Monday, 13 September 2010

CASE 074 - 419 scams

An advance-fee fraud is a confidence trick in which the target is persuaded to advance sums of money in the hope of realizing a significantly larger gain. Among the variations on this type of scam, are the Nigerian Letter (also called the 419 fraud, Nigerian scam, Nigerian bank scam, or Nigerian money offer, the Spanish Prisoner, the black money scam as well as Russian/Ukrainian scam (also widespread, though far less popular than the former). The so-called Russian and Nigerian scams stand for wholly dissimilar organised-crime traditions; they therefore tend to use altogether different breeds of approaches.
Although similar to older scams such as the Spanish Prisoner, the modern 419 scam originated in the early 1980s as the oil-based Nigerian economy declined. Several unemployed university students first used this scam as a means of manipulating business visitors interested in shady deals in the Nigerian oil sector before targeting businessmen in the west, and later the wider population. Scammers in the early-to-mid 1990s targeted companies, sending scam messages via letter, fax, or Telex. The spread of e-mail and easy access to e-mail-harvesting software significantly lowered the cost of sending scam letters by using the Internet. In the 2000s, the 419 scam has spurred imitations from other locations in Africa, Asia and Eastern Europe, and, more recently, from North America, Western Europe (mainly United Kingdom and Netherlands), and Australia.
The number "419" refers to the article of the Nigerian Criminal Code (part of Chapter 38: "Obtaining Property by false pretences; Cheating") dealing with fraud. The American Dialect Society has traced the term "419 fraud" back to 1992.
The advance-fee fraud is similar to a much older scam known as the Spanish Prisoner scam in which the trickster tells the victim that a rich prisoner promised to share treasure with the victim in exchange for money to bribe prison guards. An older version of this scam existed by the end of 18th century, and is called "the Letter From Jerusalem" by Eugène François Vidocq, in his memoirs.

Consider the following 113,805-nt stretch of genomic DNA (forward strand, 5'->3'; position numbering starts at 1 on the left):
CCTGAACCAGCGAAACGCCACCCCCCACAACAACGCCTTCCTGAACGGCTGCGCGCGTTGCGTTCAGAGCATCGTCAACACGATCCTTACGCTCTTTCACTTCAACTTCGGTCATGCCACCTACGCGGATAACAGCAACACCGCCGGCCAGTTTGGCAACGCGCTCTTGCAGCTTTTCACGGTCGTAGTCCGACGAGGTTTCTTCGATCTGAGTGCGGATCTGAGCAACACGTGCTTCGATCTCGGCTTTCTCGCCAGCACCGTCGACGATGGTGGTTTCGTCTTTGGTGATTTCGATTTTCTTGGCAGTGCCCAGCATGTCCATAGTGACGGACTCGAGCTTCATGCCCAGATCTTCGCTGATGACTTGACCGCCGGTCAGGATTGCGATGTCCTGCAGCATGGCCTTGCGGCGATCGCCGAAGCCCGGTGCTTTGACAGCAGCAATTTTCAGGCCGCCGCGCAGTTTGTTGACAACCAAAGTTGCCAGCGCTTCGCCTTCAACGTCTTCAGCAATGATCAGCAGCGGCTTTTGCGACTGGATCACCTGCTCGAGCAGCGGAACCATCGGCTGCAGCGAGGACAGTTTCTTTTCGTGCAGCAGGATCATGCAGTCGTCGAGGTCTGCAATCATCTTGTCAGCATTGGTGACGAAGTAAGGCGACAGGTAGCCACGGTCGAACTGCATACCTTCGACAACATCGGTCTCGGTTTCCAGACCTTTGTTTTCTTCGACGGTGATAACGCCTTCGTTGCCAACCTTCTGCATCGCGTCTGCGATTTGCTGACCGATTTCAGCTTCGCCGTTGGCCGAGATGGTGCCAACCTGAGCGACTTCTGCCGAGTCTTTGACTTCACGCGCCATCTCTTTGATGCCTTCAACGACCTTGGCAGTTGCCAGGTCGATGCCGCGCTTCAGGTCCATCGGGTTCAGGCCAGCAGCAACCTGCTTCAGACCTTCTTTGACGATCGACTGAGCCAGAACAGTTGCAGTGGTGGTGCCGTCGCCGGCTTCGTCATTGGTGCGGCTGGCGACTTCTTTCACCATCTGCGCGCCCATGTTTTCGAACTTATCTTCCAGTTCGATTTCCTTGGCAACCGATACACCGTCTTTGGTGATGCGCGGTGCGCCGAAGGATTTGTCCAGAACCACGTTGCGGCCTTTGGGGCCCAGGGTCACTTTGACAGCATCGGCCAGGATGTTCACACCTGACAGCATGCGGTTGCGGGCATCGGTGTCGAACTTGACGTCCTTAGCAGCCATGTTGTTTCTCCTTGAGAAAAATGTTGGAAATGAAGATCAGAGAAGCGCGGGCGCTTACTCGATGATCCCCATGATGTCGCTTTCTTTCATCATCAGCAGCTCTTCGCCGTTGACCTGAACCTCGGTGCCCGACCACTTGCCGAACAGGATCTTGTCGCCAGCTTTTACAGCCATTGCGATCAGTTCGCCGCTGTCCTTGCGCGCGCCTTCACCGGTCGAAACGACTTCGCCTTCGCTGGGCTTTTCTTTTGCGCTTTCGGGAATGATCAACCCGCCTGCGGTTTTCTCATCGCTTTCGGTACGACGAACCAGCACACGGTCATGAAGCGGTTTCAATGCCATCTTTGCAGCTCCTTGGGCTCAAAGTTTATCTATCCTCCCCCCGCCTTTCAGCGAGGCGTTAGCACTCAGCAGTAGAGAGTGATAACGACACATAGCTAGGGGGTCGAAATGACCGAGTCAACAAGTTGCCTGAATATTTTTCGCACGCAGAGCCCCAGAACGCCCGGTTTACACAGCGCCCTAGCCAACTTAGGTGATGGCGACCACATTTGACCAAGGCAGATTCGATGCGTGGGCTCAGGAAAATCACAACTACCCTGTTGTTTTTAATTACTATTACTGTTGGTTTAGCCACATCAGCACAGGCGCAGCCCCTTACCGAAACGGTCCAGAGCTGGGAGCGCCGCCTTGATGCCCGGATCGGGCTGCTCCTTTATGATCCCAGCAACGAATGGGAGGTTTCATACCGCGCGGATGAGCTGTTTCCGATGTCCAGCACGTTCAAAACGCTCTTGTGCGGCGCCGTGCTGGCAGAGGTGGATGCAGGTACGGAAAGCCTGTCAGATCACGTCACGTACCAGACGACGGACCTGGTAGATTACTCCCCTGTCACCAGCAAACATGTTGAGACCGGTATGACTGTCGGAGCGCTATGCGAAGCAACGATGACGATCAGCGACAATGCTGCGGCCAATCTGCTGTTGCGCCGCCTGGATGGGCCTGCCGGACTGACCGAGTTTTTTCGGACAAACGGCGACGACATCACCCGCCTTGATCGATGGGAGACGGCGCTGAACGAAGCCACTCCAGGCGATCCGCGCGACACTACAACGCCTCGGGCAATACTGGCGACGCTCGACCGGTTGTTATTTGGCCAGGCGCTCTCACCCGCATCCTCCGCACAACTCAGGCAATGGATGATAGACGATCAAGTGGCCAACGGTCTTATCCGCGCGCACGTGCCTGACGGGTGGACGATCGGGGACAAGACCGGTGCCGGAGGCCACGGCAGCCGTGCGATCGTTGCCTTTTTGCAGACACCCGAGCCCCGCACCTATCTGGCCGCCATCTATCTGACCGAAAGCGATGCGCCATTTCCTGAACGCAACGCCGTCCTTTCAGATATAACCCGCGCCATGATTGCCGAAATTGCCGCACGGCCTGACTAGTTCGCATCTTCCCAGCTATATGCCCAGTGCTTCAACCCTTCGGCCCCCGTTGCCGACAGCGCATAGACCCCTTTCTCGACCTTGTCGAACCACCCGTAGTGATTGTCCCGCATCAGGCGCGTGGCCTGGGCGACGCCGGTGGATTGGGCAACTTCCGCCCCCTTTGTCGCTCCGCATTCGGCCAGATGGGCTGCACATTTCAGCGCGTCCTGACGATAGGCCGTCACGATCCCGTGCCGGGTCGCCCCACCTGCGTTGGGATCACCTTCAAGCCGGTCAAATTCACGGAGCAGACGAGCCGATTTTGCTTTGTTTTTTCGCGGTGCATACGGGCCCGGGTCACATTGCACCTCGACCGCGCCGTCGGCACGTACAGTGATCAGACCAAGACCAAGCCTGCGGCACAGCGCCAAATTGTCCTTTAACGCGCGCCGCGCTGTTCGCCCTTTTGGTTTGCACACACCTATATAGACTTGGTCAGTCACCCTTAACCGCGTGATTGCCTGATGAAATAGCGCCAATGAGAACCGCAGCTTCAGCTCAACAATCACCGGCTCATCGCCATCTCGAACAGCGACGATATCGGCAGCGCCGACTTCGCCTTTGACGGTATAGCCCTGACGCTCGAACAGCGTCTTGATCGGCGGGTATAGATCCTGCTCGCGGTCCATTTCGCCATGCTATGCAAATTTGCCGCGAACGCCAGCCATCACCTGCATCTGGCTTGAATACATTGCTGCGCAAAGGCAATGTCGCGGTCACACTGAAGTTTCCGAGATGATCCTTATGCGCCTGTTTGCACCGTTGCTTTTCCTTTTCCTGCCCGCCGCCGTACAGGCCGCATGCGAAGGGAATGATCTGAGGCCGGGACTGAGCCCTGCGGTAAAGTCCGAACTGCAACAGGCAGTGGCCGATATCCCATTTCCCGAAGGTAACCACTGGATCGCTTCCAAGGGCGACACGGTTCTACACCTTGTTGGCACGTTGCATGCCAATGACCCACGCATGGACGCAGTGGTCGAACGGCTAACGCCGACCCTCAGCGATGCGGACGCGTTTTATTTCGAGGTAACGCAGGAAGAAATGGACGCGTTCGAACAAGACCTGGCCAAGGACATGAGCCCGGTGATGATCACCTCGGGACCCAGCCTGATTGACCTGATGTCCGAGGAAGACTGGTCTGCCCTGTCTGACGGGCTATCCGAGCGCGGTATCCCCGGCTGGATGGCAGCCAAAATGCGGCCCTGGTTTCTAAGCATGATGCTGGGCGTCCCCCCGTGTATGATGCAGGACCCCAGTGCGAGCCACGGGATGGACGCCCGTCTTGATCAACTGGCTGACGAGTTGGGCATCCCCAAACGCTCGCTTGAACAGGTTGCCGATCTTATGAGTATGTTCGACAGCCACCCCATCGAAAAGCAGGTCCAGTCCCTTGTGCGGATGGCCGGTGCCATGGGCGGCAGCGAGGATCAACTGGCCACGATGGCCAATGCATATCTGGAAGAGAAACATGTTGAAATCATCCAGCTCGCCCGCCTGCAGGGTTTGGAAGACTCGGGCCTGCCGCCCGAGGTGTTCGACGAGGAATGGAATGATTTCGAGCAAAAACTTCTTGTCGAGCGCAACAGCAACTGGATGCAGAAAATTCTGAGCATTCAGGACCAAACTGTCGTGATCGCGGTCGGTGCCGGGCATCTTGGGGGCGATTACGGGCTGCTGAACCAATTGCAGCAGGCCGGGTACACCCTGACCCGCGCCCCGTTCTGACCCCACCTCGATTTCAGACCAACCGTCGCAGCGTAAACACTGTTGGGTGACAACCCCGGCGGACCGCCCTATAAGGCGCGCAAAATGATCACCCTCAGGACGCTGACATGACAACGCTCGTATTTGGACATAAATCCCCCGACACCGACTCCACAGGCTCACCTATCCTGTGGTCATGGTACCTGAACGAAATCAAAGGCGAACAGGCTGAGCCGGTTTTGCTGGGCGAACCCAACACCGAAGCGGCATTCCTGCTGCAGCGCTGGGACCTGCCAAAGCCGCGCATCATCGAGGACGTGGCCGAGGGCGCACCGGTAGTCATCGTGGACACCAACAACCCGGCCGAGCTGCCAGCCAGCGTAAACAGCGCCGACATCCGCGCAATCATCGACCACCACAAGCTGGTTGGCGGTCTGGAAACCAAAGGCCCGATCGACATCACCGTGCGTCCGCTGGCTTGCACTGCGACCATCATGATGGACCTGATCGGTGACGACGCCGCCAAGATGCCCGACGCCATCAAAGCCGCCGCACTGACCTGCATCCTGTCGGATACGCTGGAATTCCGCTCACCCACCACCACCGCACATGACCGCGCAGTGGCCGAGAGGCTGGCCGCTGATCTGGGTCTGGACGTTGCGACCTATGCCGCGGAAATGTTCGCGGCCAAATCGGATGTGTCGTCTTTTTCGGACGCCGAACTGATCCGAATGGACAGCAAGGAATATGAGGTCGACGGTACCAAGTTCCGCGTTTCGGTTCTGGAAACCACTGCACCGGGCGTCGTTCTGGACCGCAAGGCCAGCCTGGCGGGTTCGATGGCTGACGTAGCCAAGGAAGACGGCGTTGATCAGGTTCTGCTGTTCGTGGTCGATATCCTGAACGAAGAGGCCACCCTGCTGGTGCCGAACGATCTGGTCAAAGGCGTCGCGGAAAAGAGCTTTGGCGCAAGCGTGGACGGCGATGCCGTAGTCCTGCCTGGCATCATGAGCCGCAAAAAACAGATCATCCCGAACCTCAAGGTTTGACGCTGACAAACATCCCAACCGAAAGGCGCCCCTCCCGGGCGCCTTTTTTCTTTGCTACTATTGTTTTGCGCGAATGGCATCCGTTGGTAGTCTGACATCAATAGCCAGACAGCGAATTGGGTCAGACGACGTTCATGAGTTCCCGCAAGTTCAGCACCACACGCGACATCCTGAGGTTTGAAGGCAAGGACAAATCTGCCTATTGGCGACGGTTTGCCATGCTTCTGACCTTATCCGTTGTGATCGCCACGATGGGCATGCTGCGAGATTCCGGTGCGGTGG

Insa Nolte, a lecturer of University of Birmingham's African Studies Department, stated that "The availability of e-mail helped to transform a local form of fraud into one of Nigeria's most important export industries."[10] (Though in fact, Nigeria's total exports are more than $65 billion per year; even by conservative estimates, 419 fraud comes to less than 0.5% of this total.)
Embassies and other organizations warn visitors to various countries about 419. Countries in West Africa with warnings cited include Nigeria, Ghana, Benin, Côte d'Ivoire (Ivory Coast), Togo, Senegal and Burkina Faso. Countries outside West Africa with 419 warnings cited include South Africa, Spain, and the Netherlands.

The scam

This scam usually begins with a letter or e-mail purportedly sent to a selected recipient but actually sent to many, making an offer that would result in a large payoff for the victim. The e-mail's subject line often says something like "From the desk of Barrister. [Name]", "Your assistance is needed", and so on. The details vary, but the usual story is that a person, often a government or bank employee, knows of a large amount of unclaimed money or gold which he cannot access directly, usually because he has no right to it. Such people, who may be real but impersonated people or fictitious characters played by the con artist, could include the wife or son of a deposed African or Indonesian leader or dictator who has amassed a stolen fortune, or a bank employee who knows of a terminally ill wealthy person with no relatives or a wealthy foreigner who deposited money in the bank just before dying in a plane crash (leaving no will or known next of kin), a US soldier who has stumbled upon a hidden cache of gold in Iraq, a business being audited by the government, a disgruntled worker or corrupt government official who has embezzled funds, a refugee, and similar characters. The money could be in the form of gold bullion, gold dust, money in a bank account, blood diamonds, a series of checks or bank drafts, and so forth. The sums involved are usually in the millions of dollars, and the investor is promised a large share, typically ten to forty percent, if they assist the scam character in retrieving the money. Whilst the vast majority of recipients do not respond to these e-mails, a very small percentage do, enough to make the fraud worthwhile as many millions of messages can be sent. Invariably sums of money which are substantial, but very much smaller than the promised profits, are said to be required in advance for bribes, fees, etc.—this is the money being stolen from the victim, who thinks he or she is investing to make a huge profit.

419 eater-loads of info and cases

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